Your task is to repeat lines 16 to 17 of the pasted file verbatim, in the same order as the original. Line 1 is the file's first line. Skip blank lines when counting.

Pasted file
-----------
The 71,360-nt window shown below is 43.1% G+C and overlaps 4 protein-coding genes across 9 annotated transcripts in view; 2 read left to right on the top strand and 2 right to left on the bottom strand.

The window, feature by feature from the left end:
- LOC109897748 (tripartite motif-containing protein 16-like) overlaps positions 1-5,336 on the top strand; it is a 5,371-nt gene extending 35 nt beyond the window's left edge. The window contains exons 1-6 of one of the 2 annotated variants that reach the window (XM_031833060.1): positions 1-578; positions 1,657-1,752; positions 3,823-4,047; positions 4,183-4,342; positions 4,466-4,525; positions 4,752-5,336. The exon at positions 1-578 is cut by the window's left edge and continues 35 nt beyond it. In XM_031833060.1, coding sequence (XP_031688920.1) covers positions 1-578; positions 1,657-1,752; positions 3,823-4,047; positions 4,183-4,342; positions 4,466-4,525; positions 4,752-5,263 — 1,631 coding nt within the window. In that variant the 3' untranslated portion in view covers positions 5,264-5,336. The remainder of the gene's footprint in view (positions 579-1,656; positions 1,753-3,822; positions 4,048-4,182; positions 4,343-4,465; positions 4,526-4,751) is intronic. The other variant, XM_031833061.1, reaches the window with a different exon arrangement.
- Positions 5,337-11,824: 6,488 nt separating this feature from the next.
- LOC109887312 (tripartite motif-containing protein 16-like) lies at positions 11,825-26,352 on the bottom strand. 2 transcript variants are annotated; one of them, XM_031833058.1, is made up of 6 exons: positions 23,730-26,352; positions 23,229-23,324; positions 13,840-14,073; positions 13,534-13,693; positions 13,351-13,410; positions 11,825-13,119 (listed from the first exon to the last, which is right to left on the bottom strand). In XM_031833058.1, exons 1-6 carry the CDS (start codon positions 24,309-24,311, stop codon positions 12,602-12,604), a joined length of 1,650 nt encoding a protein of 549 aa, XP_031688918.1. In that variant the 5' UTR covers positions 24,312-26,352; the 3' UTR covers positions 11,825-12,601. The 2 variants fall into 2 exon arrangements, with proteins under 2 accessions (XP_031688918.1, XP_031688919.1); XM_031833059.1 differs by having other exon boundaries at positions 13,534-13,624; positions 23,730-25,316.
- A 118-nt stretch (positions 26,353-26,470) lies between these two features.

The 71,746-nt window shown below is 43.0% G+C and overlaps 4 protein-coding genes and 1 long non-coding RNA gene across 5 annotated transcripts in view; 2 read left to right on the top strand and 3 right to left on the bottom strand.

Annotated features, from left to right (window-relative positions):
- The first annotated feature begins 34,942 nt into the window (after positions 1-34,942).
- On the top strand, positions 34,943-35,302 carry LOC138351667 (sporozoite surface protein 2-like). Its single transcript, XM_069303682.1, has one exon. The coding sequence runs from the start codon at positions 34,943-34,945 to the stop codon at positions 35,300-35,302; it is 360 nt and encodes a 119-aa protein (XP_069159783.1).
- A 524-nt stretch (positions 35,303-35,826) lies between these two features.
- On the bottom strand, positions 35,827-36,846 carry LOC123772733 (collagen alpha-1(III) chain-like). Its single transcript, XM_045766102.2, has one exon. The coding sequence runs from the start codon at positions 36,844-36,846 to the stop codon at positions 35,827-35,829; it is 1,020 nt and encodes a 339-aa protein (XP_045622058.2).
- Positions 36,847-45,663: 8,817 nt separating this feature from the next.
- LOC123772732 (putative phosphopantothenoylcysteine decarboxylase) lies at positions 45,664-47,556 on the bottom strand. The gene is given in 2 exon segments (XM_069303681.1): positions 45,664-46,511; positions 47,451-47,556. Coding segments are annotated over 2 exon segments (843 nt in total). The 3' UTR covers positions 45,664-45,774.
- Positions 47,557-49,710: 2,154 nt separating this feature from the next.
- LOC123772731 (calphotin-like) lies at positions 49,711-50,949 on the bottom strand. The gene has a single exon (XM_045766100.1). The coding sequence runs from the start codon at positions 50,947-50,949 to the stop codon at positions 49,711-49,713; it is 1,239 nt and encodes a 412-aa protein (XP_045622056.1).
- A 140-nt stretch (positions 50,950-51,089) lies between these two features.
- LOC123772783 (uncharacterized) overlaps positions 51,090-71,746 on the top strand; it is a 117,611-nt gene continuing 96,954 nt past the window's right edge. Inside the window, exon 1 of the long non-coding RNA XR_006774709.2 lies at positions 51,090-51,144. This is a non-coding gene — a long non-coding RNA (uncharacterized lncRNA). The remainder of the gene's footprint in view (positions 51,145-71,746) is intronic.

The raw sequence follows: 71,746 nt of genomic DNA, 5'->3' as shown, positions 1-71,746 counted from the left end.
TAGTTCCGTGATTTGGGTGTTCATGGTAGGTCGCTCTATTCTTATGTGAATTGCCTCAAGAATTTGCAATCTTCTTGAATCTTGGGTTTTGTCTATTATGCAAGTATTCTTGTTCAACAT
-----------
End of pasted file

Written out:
- LOC123772731 (calphotin-like) lies at positions 49,711-50,949 on the bottom strand. The gene has a single exon (XM_045766100.1). The coding sequence runs from the start codon at positions 50,947-50,949 to the stop codon at positions 49,711-49,713; it is 1,239 nt and encodes a 412-aa protein (XP_045622056.1).
- A 140-nt stretch (positions 50,950-51,089) lies between these two features.